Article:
Washington: Scientists have decoded an important molecular signal that guides the development of a key region of the brain known as the neocortex, responsible for long-term memory, reasoning and complex muscle actions.
The largest and most recently evolved region of the brain, the neocortex is particularly well developed in humans.
"The mammalian neocortex has a distinctive structure featuring six layers of neurons, and our finding helps explain how this layered structure is generated in early life," said Ulrich Mueller, chair of The Scripps Research Institute (TSRI)`s Department of Molecular and Cellular Neuroscience and director of the Dorris Neuroscience Center at TSRI.
The discovery appearing in the journal Neuron is likely to aid research on autism, schizophrenia and other psychiatric conditions.
The signal uncovered by Mueller`s team is one that helps guide the migration of baby neurons through the developing neocortex.
Such neurons are born from stem-like cells at the bottom of the neocortex, where it wraps around a large, fluid-filled space in the brain called ventricle.
The newborn neurons then migrate upward, or radially away from the ventricle, being directed to their proper places in the neocortex`s six-layered, columnar structure by - among others - special guide cells called Cajal-Retzius (CR) cells.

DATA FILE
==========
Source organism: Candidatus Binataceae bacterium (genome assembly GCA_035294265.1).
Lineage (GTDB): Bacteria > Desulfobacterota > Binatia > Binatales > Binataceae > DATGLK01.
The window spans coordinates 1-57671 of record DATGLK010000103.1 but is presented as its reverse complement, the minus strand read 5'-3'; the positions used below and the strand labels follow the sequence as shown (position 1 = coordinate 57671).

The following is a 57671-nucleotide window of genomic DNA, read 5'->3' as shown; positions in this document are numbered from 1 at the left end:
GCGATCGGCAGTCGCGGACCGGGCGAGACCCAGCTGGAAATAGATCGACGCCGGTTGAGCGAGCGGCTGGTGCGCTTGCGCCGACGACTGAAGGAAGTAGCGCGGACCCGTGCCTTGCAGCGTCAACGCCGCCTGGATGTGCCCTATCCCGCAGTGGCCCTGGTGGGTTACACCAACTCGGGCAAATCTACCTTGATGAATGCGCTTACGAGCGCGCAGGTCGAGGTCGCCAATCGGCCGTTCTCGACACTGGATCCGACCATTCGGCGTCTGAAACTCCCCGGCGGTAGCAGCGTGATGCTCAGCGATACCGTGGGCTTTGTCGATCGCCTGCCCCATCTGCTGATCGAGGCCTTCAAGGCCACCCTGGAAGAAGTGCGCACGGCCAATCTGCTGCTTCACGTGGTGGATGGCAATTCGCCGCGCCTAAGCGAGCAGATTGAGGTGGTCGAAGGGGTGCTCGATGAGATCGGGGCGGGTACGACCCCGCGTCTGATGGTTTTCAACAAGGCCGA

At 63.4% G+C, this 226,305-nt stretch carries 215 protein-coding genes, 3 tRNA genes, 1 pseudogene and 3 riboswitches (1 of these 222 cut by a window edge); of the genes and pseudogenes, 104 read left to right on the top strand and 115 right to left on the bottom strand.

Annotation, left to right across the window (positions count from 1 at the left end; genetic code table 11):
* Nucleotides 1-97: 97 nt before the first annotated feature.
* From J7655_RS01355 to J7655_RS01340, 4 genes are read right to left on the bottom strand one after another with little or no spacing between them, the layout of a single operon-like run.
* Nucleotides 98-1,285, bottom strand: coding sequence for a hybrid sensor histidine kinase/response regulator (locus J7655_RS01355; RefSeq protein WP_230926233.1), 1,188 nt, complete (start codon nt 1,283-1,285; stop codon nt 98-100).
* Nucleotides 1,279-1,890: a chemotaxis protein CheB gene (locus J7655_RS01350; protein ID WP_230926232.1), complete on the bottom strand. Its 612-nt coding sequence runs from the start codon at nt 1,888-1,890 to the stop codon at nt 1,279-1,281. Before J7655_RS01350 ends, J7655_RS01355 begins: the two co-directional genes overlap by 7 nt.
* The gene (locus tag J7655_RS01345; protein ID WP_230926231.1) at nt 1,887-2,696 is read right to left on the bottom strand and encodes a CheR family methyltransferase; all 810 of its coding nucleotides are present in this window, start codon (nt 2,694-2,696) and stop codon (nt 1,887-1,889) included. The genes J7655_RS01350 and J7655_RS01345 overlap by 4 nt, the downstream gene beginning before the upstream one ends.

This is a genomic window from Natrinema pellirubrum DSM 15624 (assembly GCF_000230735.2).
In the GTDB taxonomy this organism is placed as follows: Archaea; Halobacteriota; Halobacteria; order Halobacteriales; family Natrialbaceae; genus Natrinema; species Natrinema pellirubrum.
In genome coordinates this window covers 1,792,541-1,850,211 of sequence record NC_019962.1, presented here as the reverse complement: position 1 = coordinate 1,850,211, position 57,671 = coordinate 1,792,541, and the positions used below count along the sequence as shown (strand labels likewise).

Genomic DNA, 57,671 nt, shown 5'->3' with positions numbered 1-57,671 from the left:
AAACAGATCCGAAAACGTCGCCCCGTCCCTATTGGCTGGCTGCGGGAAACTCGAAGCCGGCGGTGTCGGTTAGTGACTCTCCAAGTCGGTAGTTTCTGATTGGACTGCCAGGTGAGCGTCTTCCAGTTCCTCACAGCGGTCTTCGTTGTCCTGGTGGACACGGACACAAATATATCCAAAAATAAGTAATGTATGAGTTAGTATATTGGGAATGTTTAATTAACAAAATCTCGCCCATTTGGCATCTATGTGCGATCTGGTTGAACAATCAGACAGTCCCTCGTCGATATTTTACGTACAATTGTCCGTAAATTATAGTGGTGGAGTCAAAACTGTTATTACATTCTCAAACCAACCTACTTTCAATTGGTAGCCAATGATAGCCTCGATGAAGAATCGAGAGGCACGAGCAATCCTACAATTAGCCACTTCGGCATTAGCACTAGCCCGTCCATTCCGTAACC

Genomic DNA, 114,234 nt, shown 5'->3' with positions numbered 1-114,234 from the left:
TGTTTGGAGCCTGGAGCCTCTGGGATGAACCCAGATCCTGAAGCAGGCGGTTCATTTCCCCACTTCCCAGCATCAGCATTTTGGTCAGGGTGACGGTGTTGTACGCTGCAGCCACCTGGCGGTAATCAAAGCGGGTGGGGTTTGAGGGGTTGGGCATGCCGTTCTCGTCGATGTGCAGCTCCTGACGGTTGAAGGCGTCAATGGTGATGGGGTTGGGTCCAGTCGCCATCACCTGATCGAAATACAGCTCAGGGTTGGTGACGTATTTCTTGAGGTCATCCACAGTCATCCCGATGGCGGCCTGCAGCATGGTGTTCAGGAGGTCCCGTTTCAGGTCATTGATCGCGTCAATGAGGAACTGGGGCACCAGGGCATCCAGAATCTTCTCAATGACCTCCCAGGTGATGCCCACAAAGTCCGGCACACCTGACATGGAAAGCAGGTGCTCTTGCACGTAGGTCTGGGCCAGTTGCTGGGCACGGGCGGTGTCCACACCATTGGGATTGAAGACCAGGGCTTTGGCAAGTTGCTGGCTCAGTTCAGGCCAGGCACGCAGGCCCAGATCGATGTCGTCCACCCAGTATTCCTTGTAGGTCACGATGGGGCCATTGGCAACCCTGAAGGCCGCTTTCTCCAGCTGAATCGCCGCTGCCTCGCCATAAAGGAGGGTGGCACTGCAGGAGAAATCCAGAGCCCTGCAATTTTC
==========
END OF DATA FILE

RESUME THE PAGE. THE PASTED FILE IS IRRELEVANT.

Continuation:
Previously, scientists had discovered a key signalling protein, reelin, which CR cells secrete and baby neocortical neurons must detect to migrate properly.
There have been hints since then that CR cells and baby neocortical neurons exchange other molecular signals, too.
In a study published in 2011, Mueller and his laboratory colleagues discovered that reelin guides neuronal migration at least in part by boosting baby neurons` expression of a generic cell-adhesion molecule, cadherin2 (Cdh2).
Since Cdh2 can be expressed by almost any cell type in the developing neocortex, the team then began to look for other factors that would account for the specificity of the interaction between CR cells and migrating baby neurons.
One set of candidates were the nectins - cell-adhesion proteins known to work with cadherins in other contexts.
"We observed that nectin1 is expressed specifically by CR cells and nectin3 by migrating neurons. At the same time, we knew from previous research that nectin1 and nectin3 are preferred binding partners," said lead author Cristina Gil-Sanz.
Gil-Sanz and her colleagues followed up with other experiments and soon confirmed that the hookup of nectin1 on CR cells with nectin3 on baby neurons is essential for proper neuronal migration.